#define GLInstanceMethodEntryLog(format, ...) NSLog(@"-[%@(%p) %@] entry: %@", NSStringFromClass([self class]), self, NSStringFromSelector(_cmd), [NSString stringWithFormat: format, ##__VA_ARGS__])

Now because all of the retain count bugs disappeared when you turned the garbage collector on, the remaining issues are with that bit of code the PHBs are paying for ;-)

Thursday, January 17, 2008

Project: Autonomous Revolutionary Goldfish

I was going to write, am still going to write, about how silly project names get bandied about in the software industry. But in researching this post (sorry blogosphere, I've let you down) I found that the Software-generated Gannt chart was patented by Fujitsu in the US in 1998, which to me just explains everything that is wrong with the way the US patent system is applied to software. For reference, Microsoft Project was written in 1987 (although is not strictly prior art for the patent. Project does everything in its power to prevent the user from creating a Gannt chart, in my experience).

Anyway, why is it that people care more about the fact that they're going to be using Leopard, Longhorn, Cairo, Barcelona or Niagara than about what any one of those is? As discussed in [1], naming software projects (though really I'm talking about projects in the general sense of collections of tasks in order to complete a particular goal) in the same way you might name your pet leads to an unhealthy psychological attachment to the project, causing it to develop its own (perceived) personality and vitality which can cause the project to continue long after it ought to have been killed. For every Cheetah, there's a Star Trek that didn't quite make it. And why should open source projects like Firefox or Ubuntu GNU/Linux need "code names" if their innards are supposed to be on public display?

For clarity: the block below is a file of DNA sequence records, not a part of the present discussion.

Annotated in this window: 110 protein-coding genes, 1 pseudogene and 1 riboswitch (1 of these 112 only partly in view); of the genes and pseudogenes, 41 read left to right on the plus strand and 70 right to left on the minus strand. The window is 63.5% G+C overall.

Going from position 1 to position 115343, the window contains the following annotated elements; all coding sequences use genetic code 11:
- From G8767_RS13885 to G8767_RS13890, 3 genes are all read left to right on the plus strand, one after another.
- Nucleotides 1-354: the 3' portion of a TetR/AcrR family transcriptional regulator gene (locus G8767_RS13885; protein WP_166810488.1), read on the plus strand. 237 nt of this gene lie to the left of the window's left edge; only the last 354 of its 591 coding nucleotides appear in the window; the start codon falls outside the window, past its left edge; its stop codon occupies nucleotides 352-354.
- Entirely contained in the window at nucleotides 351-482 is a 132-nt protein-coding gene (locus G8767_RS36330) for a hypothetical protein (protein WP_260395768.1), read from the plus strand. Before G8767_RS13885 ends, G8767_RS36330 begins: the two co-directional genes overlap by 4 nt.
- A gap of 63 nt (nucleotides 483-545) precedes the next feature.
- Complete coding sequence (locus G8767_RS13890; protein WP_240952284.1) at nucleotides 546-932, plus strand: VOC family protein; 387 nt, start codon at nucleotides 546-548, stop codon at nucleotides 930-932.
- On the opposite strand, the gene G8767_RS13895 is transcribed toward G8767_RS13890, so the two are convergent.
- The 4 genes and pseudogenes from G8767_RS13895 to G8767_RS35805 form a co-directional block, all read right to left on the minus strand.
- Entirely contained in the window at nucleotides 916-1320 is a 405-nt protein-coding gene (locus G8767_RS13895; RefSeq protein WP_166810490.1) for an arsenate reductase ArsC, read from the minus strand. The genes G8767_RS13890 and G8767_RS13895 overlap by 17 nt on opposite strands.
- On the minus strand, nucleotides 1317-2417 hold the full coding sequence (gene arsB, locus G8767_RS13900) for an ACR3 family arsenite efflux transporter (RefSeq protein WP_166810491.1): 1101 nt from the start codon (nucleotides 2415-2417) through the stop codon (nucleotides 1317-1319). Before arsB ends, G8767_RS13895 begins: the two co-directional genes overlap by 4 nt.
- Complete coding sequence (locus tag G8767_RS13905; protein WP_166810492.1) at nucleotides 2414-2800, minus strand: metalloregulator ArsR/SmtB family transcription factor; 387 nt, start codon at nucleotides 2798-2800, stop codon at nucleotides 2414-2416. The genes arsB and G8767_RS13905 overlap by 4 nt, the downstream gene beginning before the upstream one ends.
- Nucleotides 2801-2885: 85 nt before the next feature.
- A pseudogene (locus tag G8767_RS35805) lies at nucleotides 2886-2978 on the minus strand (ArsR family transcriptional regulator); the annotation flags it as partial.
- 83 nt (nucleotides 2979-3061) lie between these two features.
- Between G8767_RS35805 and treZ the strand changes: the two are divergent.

I've decided that I know best, of course. My opinion is that, despite what people may say about project names being convenient shorthand to assist discussion, naming your project in an obtuse way splits us into the two groups which humanity adores: those of us who know, and those of you who don't. The circumstance I use to justify this is simple: if project names are mnemonics, why aren't the projects named in a mnemonic fashion? In what way does Rhapsody describe "port of OPENSTEP/Mach to PowerPC with the Platinum look and feel"? Such cultish behaviour of course leads directly to the point made in the citation; because we don't want to be the people in the know of something not worth knowing, we tend to keep our dubiously-named workflow in existence for far longer than could be dispassionately justified.

Of course, if I told you the name of the project I'm working on, you wouldn't have any idea what I'm working on ;-).

[1]Pulling the Plug: Software Project Management and the Problem of Project Escalation, Mark Keil. MIS Quarterly, Vol. 19, No. 4 (Dec., 1995), pp. 421-447